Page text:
Whatever Happened To ... Bobby, the teen dad who was trying his best

Teen dads aren't known for meeting their parental responsibilities, but Bobby Krotendorfer wants to stick around.
By Laura Sessions Stepp
Sunday, December 26, 2010

At 10:30 on a recent Sunday morning, Bobby Krotendorfer, 22, is trying to get his son dressed for church while talking to a reporter on the telephone.

"Come on, now," he says to his 3-year-old namesake, Rob, also known as "Junior." "No, we can't play with the cars. Let's get this shirt on." Rob, he explains, "is into race cars. He's got this whole Mustang thing going on right now."

Early last year, Bobby, a high school dropout, was profiled in The Washington Post Magazine. Laid off from his job as a manual laborer and living in Waldorf, he spent his days taking care of Junior and the two young daughters of his girlfriend, Lori Ball, 23, with whom he lived.

Statistics on young, unmarried fathers such as Bobby suggested that after the birth of his son, he wouldn't have stayed with the family more than a year. In fact, he did leave for a while after the Post article ran. But he returned about a year ago and is working hard again at being a dad and a breadwinner, driving three to four hours a day, five days a week, to construction jobs that pay him an hourly wage.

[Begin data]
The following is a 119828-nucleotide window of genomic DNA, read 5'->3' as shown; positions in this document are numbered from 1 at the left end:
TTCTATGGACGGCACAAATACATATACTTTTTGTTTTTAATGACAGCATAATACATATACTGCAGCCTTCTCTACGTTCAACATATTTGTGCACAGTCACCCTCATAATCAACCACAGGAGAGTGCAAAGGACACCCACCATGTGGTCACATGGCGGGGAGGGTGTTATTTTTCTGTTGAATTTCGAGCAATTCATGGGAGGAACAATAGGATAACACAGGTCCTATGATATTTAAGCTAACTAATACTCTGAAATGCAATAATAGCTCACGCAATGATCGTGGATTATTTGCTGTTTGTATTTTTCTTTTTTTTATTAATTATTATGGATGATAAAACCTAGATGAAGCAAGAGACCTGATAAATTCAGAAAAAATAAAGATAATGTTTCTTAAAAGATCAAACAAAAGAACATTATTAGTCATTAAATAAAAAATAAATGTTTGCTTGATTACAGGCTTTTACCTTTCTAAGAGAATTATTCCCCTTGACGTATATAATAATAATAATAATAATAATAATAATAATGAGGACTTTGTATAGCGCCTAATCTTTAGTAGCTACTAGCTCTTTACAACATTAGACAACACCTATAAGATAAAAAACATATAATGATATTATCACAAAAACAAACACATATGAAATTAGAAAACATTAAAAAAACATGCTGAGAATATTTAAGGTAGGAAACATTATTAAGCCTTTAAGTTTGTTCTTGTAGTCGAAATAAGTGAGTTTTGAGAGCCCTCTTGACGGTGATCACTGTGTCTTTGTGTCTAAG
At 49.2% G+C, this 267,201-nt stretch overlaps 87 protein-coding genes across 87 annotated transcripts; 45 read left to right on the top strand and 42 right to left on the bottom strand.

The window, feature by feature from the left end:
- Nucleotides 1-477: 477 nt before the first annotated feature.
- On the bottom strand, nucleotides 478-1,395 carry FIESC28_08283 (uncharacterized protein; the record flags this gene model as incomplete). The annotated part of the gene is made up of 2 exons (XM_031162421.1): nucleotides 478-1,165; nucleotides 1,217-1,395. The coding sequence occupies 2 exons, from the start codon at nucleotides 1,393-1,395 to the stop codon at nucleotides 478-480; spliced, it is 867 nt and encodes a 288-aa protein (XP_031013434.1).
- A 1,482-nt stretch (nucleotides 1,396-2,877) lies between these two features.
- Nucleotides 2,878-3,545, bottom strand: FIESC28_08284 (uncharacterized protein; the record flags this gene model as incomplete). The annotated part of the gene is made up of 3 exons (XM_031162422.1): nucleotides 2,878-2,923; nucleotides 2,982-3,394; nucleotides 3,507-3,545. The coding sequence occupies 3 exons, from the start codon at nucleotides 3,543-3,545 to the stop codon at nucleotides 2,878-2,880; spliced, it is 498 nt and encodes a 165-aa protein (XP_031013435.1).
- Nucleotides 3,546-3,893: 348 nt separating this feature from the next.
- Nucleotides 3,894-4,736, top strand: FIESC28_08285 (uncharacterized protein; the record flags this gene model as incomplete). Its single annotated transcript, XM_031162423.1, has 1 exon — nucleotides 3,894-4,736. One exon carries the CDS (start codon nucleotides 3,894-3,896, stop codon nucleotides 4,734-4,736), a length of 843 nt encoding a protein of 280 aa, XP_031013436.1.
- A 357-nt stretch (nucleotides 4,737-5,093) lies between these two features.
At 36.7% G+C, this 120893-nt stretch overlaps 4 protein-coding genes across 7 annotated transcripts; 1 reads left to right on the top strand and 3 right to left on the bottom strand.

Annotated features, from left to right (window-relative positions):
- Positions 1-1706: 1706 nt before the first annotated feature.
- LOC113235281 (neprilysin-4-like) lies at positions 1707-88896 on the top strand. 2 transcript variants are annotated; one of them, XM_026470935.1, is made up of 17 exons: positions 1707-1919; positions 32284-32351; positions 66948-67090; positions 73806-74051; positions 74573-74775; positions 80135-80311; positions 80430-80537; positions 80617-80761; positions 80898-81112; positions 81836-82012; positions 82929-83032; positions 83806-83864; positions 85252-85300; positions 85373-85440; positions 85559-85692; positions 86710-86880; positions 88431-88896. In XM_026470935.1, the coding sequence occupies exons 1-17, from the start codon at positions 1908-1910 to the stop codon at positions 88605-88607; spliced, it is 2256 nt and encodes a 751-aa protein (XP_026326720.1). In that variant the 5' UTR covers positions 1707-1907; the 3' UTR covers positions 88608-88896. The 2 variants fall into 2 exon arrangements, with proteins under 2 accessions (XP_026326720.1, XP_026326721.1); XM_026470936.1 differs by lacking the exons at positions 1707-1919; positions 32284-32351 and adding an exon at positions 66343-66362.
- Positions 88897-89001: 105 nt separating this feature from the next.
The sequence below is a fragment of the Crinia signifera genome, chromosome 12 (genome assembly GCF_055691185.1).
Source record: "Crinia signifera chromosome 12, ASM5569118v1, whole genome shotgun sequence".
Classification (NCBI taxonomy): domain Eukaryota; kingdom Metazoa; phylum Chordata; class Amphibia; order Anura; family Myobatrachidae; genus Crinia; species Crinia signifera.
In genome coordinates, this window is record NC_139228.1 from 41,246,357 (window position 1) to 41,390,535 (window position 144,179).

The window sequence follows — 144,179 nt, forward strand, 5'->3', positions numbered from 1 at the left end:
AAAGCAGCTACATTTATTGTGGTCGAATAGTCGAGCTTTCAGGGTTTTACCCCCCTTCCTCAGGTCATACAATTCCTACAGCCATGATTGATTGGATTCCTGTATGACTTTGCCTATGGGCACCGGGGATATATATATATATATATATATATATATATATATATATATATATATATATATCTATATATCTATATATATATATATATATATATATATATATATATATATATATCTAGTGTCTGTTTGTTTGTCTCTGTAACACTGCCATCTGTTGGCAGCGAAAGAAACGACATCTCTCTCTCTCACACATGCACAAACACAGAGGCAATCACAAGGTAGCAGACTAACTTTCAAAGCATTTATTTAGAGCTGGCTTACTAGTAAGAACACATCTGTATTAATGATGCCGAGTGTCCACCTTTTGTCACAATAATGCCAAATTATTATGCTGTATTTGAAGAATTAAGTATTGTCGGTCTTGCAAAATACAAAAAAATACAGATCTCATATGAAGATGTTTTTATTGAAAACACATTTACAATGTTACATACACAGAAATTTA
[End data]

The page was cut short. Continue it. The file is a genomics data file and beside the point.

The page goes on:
Any other children in your and Lori's future? he is asked.

"I don't think so," he says. "We're using condoms."

It's fortunate that he's employed because Lori, previously a waitress at Waldorf's Lone Star Steakhouse Restaurant, lost her job when the establishment closed. She says she's now taking college courses online in order to become a medical assistant.

"We're together, and I'm glad for the most part," she says of herself and Bobby. Bobby says, "We have our little fights, but we've been getting along."

They still live with Lori's father, Pete Ball. Bobby's "a good man," says Pete, adding that he especially appreciates that Bobby is helping to raise Lori's two girls, Faith, 6, and Hope, 4, "as if they were his own."

To which Bobby, when he hears that, replies, "You can't love one without loving the other."

With his family assembled to leave for church, Bobby says he has to go. Rob is demanding some chocolate milk, so Bobby quickly pours milk into a go-cup.

"One for the road!" he tells his son as they head for the car.

Read the original story: Family Man


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